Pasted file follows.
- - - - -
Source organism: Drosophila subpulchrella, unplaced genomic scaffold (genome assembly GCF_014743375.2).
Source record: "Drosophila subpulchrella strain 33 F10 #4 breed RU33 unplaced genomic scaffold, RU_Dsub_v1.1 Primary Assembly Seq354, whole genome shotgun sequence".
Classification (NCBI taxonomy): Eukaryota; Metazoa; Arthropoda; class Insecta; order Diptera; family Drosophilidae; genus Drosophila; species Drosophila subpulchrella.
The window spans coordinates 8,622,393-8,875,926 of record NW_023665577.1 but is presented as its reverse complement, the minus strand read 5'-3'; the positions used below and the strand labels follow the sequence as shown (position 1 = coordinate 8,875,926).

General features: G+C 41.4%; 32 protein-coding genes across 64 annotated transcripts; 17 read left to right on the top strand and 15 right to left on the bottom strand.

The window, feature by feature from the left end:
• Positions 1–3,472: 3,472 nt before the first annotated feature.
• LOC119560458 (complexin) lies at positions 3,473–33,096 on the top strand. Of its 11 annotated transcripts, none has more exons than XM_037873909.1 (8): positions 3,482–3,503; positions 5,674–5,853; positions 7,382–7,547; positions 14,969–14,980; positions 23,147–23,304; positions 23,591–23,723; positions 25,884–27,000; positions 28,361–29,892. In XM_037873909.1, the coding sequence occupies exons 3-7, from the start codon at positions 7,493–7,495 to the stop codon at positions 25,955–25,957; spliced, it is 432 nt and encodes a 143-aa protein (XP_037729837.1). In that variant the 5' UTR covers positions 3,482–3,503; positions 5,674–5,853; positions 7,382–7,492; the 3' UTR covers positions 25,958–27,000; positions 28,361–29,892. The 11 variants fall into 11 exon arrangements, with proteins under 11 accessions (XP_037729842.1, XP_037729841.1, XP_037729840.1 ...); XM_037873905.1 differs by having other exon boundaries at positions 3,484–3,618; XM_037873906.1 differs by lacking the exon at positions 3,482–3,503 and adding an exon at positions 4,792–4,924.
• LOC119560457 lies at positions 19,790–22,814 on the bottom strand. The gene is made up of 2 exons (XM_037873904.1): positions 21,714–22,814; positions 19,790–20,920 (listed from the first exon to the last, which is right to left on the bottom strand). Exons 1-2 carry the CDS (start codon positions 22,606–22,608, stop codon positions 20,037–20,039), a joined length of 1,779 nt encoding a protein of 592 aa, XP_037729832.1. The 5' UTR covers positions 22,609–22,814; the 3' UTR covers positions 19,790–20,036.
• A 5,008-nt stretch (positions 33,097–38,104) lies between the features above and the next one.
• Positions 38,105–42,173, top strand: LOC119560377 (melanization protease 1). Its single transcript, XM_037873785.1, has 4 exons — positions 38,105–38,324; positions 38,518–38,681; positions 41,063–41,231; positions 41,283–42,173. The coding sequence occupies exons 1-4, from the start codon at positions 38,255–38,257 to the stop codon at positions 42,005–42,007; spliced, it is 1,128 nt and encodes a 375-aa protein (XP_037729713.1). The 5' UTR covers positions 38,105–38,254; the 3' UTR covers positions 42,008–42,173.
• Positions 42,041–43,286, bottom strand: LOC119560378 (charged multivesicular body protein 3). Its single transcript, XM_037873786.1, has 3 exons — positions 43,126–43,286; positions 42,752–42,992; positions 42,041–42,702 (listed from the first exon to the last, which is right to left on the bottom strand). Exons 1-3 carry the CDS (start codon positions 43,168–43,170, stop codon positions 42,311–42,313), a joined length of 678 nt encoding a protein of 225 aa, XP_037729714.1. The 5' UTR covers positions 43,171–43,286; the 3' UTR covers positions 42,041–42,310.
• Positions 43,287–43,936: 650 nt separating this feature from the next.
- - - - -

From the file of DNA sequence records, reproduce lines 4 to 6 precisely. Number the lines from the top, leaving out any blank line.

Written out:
The window spans coordinates 8,622,393-8,875,926 of record NW_023665577.1 but is presented as its reverse complement, the minus strand read 5'-3'; the positions used below and the strand labels follow the sequence as shown (position 1 = coordinate 8,875,926).

General features: G+C 41.4%; 32 protein-coding genes across 64 annotated transcripts; 17 read left to right on the top strand and 15 right to left on the bottom strand.

The window, feature by feature from the left end: